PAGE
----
However, there are a few absolutely superb puzzles as well, notably the ones that have you recreating a chopped up movie file, or a creepy song, or the numerous shape challenges that are generally exceptionally well designed. And aside from the masterful sense of achievement/relief that comes from getting through these tasks, the thing that keeps you coming back for more is the knowledge that The Phoenix will show you a little more FMV footage from Jack Lorski's video diary, or maybe some of his own sick voyeuristic shots.
As a concept, it's one of the most fantastically well thought out pieces of game design I've ever seen. At its heart it's fairly simple, containing no more than functional visuals and a succession of logic tests, but combined with the use of websites, search engines and email it's using technology in a way that no-one, to my knowledge, has ever attempted in an adventure game before. It's a totally different type of gaming experience, and on that basis alone makes it something worth investigating.
The truth is, though, for all the truly excellent ideas packed into In Memoriam, some of the challenges are seemingly just tough for the sake of it - and judging by the adventure forums people are all getting stuck on the same things. There's nothing inherently wrong with making things challenging - after all this is a murder investigation - but developer Lexis runs the risk of its audience giving up well before the end, or at the very least cheating (although some of the most heinous challenges are impossible to skip). But now someone has come up with the idea, the way is clear for an entire investigative sub genre to emerge out of this. Imagine a Hannibal-style murder hunt game for example, or one devised by a popular novelist.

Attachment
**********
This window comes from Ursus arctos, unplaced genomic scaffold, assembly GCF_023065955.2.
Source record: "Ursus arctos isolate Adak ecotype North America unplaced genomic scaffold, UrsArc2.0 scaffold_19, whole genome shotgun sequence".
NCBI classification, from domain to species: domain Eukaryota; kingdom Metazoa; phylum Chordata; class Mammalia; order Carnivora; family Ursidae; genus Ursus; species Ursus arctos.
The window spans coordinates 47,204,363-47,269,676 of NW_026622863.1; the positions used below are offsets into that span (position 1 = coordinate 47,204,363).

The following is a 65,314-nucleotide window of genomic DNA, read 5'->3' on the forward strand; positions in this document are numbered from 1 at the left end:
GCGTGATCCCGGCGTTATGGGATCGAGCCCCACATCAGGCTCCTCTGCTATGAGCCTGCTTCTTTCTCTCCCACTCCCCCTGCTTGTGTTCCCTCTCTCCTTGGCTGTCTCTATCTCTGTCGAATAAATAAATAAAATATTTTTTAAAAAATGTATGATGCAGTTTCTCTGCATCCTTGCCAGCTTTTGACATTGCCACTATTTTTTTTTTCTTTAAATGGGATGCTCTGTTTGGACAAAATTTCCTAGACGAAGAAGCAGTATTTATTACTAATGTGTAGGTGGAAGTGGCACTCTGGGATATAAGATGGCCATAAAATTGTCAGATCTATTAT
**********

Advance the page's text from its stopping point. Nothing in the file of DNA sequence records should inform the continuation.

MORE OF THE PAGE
As an admirer of the adventure since its genesis back in the early 80s, it's heart warming to see its progression into something genuinely new, rather than clinging onto past text and point 'n' click glories. It's by no means the finished article in terms of being a well rounded and consistently enjoyable experience, and could arguably have done with a little less reliance on obscure historical references, but when it works, it's excellent and marks a crucial watershed in the history of narrative based videogaming. More of it please.